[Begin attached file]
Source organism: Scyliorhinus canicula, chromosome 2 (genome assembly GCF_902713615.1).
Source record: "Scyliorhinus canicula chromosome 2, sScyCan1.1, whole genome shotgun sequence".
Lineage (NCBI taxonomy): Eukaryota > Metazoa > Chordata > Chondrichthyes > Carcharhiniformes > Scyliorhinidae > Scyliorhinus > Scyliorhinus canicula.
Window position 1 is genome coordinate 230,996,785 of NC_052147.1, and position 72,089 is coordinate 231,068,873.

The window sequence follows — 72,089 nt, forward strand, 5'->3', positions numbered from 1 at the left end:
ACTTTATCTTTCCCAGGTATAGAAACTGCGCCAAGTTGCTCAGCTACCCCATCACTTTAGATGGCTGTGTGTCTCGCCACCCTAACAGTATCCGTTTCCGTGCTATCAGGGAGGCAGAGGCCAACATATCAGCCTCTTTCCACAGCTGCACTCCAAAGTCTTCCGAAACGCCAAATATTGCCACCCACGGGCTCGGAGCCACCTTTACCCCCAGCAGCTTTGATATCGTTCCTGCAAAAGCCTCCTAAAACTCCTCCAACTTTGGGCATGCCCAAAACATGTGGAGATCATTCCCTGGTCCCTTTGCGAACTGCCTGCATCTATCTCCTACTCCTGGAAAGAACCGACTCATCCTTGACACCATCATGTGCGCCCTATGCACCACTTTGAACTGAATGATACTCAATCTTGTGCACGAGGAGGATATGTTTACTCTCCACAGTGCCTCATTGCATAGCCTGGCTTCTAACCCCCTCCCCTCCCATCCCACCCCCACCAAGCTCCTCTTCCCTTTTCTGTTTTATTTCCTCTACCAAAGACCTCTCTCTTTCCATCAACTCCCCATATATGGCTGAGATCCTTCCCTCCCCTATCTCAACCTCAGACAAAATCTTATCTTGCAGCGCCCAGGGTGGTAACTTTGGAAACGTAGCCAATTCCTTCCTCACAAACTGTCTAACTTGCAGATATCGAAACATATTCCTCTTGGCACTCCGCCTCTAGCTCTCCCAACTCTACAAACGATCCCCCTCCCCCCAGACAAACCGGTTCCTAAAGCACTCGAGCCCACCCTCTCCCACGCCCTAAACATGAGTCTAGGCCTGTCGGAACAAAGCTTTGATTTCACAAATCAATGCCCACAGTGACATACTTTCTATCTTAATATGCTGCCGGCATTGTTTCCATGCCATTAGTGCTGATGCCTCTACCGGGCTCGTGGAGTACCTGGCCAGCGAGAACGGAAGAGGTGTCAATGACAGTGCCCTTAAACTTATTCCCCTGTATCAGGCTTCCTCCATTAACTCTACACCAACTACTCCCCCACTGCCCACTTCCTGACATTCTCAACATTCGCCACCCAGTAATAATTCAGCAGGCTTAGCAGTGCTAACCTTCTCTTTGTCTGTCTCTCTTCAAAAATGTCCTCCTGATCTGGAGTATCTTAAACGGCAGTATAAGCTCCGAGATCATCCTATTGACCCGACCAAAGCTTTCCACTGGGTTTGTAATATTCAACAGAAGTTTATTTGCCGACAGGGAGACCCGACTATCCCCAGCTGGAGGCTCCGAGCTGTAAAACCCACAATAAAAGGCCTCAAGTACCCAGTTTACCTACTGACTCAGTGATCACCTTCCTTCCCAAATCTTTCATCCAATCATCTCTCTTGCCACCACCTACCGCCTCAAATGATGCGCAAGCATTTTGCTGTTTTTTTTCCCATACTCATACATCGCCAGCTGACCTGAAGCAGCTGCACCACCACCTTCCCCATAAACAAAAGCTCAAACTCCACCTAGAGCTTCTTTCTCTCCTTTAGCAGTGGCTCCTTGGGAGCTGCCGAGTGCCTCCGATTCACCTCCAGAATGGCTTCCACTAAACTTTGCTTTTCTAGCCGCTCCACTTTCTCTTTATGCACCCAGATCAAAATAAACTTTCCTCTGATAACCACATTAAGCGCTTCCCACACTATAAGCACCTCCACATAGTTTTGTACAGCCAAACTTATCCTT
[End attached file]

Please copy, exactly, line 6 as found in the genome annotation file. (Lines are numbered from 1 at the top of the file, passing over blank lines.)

ACTTTATCTTTCCCAGGTATAGAAACTGCGCCAAGTTGCTCAGCTACCCCATCACTTTAGATGGCTGTGTGTCTCGCCACCCTAACAGTATCCGTTTCCGTGCTATCAGGGAGGCAGAGGCCAACATATCAGCCTCTTTCCACAGCTGCACTCCAAAGTCTTCCGAAACGCCAAATATTGCCACCCACGGGCTCGGAGCCACCTTTACCCCCAGCAGCTTTGATATCGTTCCTGCAAAAGCCTCCTAAAACTCCTCCAACTTTGGGCATGCCCAAAACATGTGGAGATCATTCCCTGGTCCCTTTGCGAACTGCCTGCATCTATCTCCTACTCCTGGAAAGAACCGACTCATCCTTGACACCATCATGTGCGCCCTATGCACCACTTTGAACTGAATGATACTCAATCTTGTGCACGAGGAGGATATGTTTACTCTCCACAGTGCCTCATTGCATAGCCTGGCTTCTAACCCCCTCCCCTCCCATCCCACCCCCACCAAGCTCCTCTTCCCTTTTCTGTTTTATTTCCTCTACCAAAGACCTCTCTCTTTCCATCAACTCCCCATATATGGCTGAGATCCTTCCCTCCCCTATCTCAACCTCAGACAAAATCTTATCTTGCAGCGCCCAGGGTGGTAACTTTGGAAACGTAGCCAATTCCTTCCTCACAAACTGTCTAACTTGCAGATATCGAAACATATTCCTCTTGGCACTCCGCCTCTAGCTCTCCCAACTCTACAAACGATCCCCCTCCCCCCAGACAAACCGGTTCCTAAAGCACTCGAGCCCACCCTCTCCCACGCCCTAAACATGAGTCTAGGCCTGTCGGAACAAAGCTTTGATTTCACAAATCAATGCCCACAGTGACATACTTTCTATCTTAATATGCTGCCGGCATTGTTTCCATGCCATTAGTGCTGATGCCTCTACCGGGCTCGTGGAGTACCTGGCCAGCGAGAACGGAAGAGGTGTCAATGACAGTGCCCTTAAACTTATTCCCCTGTATCAGGCTTCCTCCATTAACTCTACACCAACTACTCCCCCACTGCCCACTTCCTGACATTCTCAACATTCGCCACCCAGTAATAATTCAGCAGGCTTAGCAGTGCTAACCTTCTCTTTGTCTGTCTCTCTTCAAAAATGTCCTCCTGATCTGGAGTATCTTAAACGGCAGTATAAGCTCCGAGATCATCCTATTGACCCGACCAAAGCTTTCCACTGGGTTTGTAATATTCAACAGAAGTTTATTTGCCGACAGGGAGACCCGACTATCCCCAGCTGGAGGCTCCGAGCTGTAAAACCCACAATAAAAGGCCTCAAGTACCCAGTTTACCTACTGACTCAGTGATCACCTTCCTTCCCAAATCTTTCATCCAATCATCTCTCTTGCCACCACCTACCGCCTCAAATGATGCGCAAGCATTTTGCTGTTTTTTTTCCCATACTCATACATCGCCAGCTGACCTGAAGCAGCTGCACCACCACCTTCCCCATAAACAAAAGCTCAAACTCCACCTAGAGCTTCTTTCTCTCCTTTAGCAGTGGCTCCTTGGGAGCTGCCGAGTGCCTCCGATTCACCTCCAGAATGGCTTCCACTAAACTTTGCTTTTCTAGCCGCTCCACTTTCTCTTTATGCACCCAGATCAAAATAAACTTTCCTCTGATAACCACATTAAGCGCTTCCCACACTATAAGCACCTCCACATAGTTTTGTACAGCCAAACTTATCCTT